Small-business owners who want success when it comes to government contracting need to know the federal landscape. According to Deniece Peterson, director, federal industry analysis at Deltek, which provides enterprise software and information solutions for professional services firms and government contractors, they also must know how to leverage market intelligence.
At the 2016 OPEN for Government Contracting: Summit for Success event in Washington, D.C., Peterson shared several trends and tips as she reported on the federal contracting outlook in 2016 and beyond. If you are a small-business owner or federal contractor, you may be able to use this knowledge to grow your business through government contracting.
Watch the Federal Budget
Paying attention to the federal budget process may be tedious, but it's worth a look if you want to do business with the government.
According to Peterson, nearly all the funds given to federal contractors come from discretionary spending. While President Obama’s administration spearheads the process by submitting an annual budget request to fund its programs, policies and initiatives, it is important to note that the administration has no binding authority. The House and Senate Appropriations Committees are responsible for determining the authority for discretionary spending.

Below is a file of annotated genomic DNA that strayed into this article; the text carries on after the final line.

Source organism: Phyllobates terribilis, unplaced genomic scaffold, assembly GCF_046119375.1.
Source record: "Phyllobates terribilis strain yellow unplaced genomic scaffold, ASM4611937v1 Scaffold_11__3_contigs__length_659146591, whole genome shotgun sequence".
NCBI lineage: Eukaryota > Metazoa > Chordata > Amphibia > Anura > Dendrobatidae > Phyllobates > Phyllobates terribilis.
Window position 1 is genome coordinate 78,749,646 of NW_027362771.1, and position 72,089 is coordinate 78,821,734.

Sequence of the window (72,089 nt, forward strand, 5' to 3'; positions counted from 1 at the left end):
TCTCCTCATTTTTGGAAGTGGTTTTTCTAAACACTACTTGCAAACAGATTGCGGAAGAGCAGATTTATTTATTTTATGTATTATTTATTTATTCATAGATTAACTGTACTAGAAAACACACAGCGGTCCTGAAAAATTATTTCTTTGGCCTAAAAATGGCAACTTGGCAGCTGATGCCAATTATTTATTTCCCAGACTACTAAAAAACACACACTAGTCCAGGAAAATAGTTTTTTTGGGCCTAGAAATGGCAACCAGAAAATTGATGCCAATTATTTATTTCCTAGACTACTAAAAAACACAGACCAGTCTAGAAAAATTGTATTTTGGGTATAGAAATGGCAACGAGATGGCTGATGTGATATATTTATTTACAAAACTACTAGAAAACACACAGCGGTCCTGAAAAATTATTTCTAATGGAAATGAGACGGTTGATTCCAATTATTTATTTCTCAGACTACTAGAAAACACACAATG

“Budget uncertainty can translate into procurement delays," says Peterson, and by September 30, Congress needs to have a budget or resolution passed for Fiscal Year 2017. Peterson feels that a budget decision is unlikely because since mid-June 2016, only a few bills have been passed. Due to the budget uncertainty after September 30, Peterson predicts that Congress will pass and President Obama will sign a continuing resolution to keep the government running.
Although they have competing goals, passing a budget is important to both the Obama administration and Congress. The administration wants to avoid sequestration, which takes money away from many federal agencies and negatively effects small businesses, and the House is trying to cut spending, says Peterson. Agencies will need to figure out where cuts should happen which may affect contracting opportunities.
Pay Attention to Your Industry—And Others